In a data-driven world, it can be easy to lose sight of the bigger picture. Beyond performance scores, client numbers, and profits, the fact is every workplace runs on people power.
But tapping into the potential of your working relationships requires one key ingredient: emotional intelligence. Otherwise known as EQ, this brand of intelligence exists in everyone, to varying degrees. You can probably name someone in your office who has a high EQ—and someone who doesn’t.
So, how do you measure up? What can you do to improve? And why should you care?
All your questions will be answered in this round-up of The Muse’s best advice on the topic.
The first step is always the toughest, but knowing your starting point will make it much easier.
Struggling to pinpoint your problem areas? If you see yourself reflected in this list, you’ll soon know where you need to improve.
If you’re still not sold on the importance of EQ, this infographic will walk you through exactly why it is.
The only way to make progress is to act. Here’s a guide to some of the best (and quickest!) ways to develop these skills.
Soft skills appear everywhere, from resumes to performance reviews, but what exactly are they? All your questions will be answered in this handy rundown.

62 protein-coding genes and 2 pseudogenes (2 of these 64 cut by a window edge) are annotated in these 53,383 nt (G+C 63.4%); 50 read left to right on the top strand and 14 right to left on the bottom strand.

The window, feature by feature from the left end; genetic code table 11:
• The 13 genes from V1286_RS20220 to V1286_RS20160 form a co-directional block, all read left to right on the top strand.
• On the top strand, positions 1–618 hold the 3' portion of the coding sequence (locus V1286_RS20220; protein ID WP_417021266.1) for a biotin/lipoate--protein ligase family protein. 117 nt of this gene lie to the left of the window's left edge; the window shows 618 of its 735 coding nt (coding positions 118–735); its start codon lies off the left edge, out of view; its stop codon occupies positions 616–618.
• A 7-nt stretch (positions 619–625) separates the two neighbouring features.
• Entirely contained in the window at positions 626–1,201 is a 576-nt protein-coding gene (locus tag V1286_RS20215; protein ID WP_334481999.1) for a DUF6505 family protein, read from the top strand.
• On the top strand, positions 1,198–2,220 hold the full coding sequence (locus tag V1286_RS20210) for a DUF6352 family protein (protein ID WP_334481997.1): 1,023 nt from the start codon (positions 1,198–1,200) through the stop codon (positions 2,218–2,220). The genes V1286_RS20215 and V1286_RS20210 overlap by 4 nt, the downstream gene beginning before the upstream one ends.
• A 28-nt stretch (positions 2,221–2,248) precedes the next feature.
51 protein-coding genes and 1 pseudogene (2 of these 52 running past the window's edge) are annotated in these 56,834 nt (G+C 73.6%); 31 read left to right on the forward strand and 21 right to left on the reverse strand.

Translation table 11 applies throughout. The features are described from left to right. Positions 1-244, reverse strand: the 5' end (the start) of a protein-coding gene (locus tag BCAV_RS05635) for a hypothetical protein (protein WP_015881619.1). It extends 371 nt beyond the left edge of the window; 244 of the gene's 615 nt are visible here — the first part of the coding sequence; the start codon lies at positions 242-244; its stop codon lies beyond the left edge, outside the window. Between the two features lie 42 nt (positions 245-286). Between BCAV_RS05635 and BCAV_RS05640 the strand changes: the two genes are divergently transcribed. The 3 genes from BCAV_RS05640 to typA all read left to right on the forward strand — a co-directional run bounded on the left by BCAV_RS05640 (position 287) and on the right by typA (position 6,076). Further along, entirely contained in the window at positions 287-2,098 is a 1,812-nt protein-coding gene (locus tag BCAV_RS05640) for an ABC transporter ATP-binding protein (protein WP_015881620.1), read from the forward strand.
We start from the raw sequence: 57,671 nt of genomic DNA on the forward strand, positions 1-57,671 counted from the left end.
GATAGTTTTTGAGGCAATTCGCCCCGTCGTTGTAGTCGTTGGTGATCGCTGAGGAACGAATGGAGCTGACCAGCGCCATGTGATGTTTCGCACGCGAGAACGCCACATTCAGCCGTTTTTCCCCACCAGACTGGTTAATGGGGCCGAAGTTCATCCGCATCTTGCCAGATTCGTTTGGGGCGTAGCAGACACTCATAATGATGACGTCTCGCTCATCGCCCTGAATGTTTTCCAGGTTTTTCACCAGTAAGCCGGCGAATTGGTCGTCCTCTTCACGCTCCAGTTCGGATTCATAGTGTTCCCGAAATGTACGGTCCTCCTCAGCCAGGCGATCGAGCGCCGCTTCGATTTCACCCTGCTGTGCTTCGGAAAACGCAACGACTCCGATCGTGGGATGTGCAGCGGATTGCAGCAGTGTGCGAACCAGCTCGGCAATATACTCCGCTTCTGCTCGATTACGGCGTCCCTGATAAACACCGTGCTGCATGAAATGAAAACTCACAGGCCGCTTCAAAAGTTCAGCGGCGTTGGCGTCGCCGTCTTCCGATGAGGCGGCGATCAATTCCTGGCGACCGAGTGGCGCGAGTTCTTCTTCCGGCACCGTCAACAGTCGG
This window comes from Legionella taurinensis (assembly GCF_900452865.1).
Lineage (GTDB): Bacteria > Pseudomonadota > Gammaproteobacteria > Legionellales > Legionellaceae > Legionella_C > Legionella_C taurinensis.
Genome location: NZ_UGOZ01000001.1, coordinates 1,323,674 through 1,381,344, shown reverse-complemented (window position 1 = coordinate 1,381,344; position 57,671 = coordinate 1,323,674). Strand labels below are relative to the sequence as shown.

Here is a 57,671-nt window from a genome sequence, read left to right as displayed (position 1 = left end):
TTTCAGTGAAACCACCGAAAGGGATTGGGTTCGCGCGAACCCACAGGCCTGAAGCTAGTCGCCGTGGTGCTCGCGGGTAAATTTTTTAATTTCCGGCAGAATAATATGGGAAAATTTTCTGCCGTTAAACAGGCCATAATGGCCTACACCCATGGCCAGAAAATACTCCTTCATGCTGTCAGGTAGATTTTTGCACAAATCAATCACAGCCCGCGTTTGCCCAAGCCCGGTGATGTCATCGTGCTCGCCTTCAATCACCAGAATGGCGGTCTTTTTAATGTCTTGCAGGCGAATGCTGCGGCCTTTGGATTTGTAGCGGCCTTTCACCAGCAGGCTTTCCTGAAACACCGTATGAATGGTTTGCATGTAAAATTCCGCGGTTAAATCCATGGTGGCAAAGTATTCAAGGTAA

These everyday actions are the baby steps that’ll lead you toward higher EQ, better working relationships, and, ultimately, achieving your career goals.
There are many different aspects to personality—and to self-awareness. Take the quiz featured here to see how well you fare.
Sometimes your own EQ isn’t the issue, but someone else’s is. Learn how to use your own skills to bridge the divide.
Emotional intelligence isn’t just about development in the workplace. In fact, it allows you to identify habits or environments that are holding you back in your personal as well as professional life.
Being proactive about your own happiness and mental health is key for sustainable, long-term productivity. Pick up these techniques to better yourself, and become a better worker in the process.
Photo of person thinking courtesy of Caiaimage/John Wildgoose.